In various embodiments, any of a number of methods can be used to analyze a SNP locus. Those skilled in the art are familiar with certain of such methods, which are reviewed, for example, in Syvanen (2001) Nat. Rev. Genet. 2:930-42; Kwok (2001) Annu. Rev. Hum. Genet. 2:235-58; and Shi (2001) Clin. Chem. 47:164-72. In certain embodiments, a SNP locus is analyzed using a method selected from an extension assay, an allele-specific oligonucleotide hybridization assay, a 5′ nuclease assay, a PCR assay employing molecular beacons, an assay employing flap endonuclease, or an oligonucleotide ligation assay.

Certain exemplary extension assays are known to those skilled in the art. Exemplary extension assays include, but are not limited to, allele-specific primer extension assays, allele-specific PCR, allele-specific nucleotide incorporation assays, and single base extension assays. In certain embodiments, in any of the above extension assays, one or more SNP alleles may be identified by the presence of an extension product. In certain embodiments, an extension product is detected by the detection of a label. In certain such embodiments, the particular label that is detected indicates which one or more of the possible SNP alleles are present in the sample.

In certain embodiments, at least one SNP locus is analyzed using an allele-specific primer extension assay. In certain embodiments, at least a portion of the sample to be genotyped is combined with at least one allele-specific primer and a polymerase. In certain embodiments, the pivotal nucleotide of the at least one allele-specific primer is located at the 3′ end of the allele-specific primer. When an allele-specific primer comprises a pivotal nucleotide that is complementary to the nucleotide at a polymorphic site, a polymerase is capable of adding nucleotides to the 3′ end of the allele-specific primer, thus resulting in an extension product. In certain embodiments, an extension product is detected by the detection of a label. In certain embodiments, the particular label that is detected indicates which allele-specific primer was extended, and therefore, which pivotal nucleotide is complementary to the nucleotide at the polymorphic site. In this manner, a SNP allele may be identified.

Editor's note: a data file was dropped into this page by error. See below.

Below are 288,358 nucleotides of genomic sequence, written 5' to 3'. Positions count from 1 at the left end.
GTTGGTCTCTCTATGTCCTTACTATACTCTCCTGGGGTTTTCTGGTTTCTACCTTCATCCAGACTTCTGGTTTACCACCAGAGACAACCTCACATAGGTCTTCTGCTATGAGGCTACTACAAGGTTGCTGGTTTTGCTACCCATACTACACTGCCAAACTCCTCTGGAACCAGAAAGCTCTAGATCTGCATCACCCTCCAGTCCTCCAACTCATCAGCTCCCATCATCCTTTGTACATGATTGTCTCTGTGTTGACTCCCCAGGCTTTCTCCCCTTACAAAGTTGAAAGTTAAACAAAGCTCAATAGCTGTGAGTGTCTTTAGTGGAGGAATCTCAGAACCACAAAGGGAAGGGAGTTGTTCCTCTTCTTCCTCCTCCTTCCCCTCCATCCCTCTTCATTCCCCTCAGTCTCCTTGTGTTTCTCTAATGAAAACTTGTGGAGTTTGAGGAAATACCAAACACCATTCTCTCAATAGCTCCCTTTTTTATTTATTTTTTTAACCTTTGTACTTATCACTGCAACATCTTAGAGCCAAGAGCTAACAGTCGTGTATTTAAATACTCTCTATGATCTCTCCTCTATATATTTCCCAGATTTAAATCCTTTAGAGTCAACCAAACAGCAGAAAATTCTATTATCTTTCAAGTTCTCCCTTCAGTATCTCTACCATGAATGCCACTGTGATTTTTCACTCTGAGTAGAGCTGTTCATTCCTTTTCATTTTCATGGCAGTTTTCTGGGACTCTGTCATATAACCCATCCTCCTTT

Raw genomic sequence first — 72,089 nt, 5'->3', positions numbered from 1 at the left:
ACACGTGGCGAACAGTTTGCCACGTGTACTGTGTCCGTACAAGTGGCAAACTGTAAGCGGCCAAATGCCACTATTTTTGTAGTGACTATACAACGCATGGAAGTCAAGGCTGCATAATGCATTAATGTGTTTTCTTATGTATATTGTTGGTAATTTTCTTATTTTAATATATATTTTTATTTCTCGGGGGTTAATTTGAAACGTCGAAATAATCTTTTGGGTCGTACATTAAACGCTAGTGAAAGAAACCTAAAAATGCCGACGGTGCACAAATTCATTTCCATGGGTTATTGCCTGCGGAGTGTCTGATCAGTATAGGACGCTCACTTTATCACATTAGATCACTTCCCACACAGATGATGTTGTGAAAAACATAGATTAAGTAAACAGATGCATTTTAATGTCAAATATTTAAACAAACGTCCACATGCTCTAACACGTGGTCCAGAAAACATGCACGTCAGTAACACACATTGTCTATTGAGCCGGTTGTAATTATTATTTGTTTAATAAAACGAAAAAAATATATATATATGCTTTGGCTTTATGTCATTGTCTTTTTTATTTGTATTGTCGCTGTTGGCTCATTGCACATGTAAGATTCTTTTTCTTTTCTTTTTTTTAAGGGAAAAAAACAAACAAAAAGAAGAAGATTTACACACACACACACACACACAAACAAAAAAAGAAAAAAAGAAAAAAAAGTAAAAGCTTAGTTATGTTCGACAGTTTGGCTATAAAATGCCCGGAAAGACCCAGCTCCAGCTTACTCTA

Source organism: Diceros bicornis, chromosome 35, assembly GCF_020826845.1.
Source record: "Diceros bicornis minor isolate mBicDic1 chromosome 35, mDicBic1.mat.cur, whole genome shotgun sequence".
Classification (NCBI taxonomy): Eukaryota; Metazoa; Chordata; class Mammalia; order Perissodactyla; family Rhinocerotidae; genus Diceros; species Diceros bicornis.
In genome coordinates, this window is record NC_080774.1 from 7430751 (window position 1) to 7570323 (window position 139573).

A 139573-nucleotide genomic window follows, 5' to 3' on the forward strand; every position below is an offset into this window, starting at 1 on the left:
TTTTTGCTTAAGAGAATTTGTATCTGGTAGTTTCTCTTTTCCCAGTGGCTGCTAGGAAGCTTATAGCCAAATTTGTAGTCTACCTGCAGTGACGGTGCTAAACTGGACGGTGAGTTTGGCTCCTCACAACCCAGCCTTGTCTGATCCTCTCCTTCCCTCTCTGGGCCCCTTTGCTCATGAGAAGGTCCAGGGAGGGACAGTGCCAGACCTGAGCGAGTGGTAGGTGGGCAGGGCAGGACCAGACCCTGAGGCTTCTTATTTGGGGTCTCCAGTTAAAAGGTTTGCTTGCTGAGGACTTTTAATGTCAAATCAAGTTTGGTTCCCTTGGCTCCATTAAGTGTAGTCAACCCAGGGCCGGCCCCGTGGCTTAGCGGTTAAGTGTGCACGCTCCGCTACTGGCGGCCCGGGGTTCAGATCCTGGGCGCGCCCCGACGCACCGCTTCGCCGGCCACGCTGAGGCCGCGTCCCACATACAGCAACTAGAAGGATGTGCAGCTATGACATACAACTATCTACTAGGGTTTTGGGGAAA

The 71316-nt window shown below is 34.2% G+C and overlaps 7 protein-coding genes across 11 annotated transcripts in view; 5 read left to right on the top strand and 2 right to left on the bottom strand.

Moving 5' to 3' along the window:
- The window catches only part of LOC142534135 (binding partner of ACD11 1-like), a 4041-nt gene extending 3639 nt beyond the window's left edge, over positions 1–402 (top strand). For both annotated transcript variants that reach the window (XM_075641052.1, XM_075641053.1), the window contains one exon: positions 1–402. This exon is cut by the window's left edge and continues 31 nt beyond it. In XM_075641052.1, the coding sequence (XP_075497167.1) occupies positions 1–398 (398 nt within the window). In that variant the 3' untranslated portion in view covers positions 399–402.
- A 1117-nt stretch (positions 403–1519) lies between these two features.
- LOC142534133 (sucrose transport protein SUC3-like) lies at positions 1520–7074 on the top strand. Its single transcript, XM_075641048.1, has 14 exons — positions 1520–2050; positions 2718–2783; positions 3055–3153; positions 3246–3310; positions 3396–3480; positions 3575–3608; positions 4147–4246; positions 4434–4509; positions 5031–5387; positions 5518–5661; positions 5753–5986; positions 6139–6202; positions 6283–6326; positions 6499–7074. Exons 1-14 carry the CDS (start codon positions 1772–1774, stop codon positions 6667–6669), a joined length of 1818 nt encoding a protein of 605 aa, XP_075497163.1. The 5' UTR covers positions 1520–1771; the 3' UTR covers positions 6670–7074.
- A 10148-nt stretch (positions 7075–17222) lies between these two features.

In certain embodiments, an allele-specific primer comprises a label. In certain embodiments, an allele-specific primer comprises a mobility modifier. In certain embodiments, the at least one allele-specific primer comprises a portion that does not hybridize to the SNP locus. In certain embodiments, the portion that does not hybridize to the SNP locus is located at the 5′ end of the at least one allele-specific primer. In certain embodiments, the portion that does not hybridize to the SNP locus comprises a sequence that is the same as the sequence of a universal primer. Those skilled in the art are familiar with certain universal primers and their use in certain amplification reactions. See, e.g., Lin et al. (1996) Proc. Nat'l Acad. Sci. USA 93:2582-2587. In certain such embodiments, the universal primer may then used to amplify the amplification products generated by the at least one allele-specific primer. In certain embodiments, a universal primer comprises a label. In certain embodiments, a universal primer comprises a mobility modifier.